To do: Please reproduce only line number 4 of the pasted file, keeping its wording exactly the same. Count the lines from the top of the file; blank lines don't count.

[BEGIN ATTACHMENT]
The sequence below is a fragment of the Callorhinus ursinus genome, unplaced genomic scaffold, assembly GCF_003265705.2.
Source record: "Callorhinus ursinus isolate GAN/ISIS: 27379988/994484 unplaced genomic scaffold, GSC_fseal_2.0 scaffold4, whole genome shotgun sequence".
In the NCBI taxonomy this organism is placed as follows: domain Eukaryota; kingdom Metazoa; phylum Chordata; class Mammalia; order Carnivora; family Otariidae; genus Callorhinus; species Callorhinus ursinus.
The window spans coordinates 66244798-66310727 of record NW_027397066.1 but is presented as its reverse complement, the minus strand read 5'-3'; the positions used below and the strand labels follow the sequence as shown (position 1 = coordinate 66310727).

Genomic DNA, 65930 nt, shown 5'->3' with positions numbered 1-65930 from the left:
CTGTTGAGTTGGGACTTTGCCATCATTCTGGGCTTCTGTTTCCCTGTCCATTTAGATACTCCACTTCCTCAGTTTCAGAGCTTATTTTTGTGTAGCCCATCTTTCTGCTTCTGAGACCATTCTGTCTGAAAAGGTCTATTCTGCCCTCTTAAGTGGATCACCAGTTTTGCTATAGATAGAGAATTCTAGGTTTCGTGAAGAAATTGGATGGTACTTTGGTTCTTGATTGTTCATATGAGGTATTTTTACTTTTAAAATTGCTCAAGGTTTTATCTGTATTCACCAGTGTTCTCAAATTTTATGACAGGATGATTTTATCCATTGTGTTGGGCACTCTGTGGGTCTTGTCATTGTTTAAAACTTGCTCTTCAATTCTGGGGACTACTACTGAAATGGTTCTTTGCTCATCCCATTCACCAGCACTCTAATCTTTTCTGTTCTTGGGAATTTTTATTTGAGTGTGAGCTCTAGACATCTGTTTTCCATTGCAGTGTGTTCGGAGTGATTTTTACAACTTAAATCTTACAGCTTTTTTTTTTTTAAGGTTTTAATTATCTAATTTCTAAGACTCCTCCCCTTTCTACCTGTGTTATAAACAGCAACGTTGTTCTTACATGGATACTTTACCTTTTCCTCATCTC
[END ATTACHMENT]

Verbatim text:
The window spans coordinates 66244798-66310727 of record NW_027397066.1 but is presented as its reverse complement, the minus strand read 5'-3'; the positions used below and the strand labels follow the sequence as shown (position 1 = coordinate 66310727).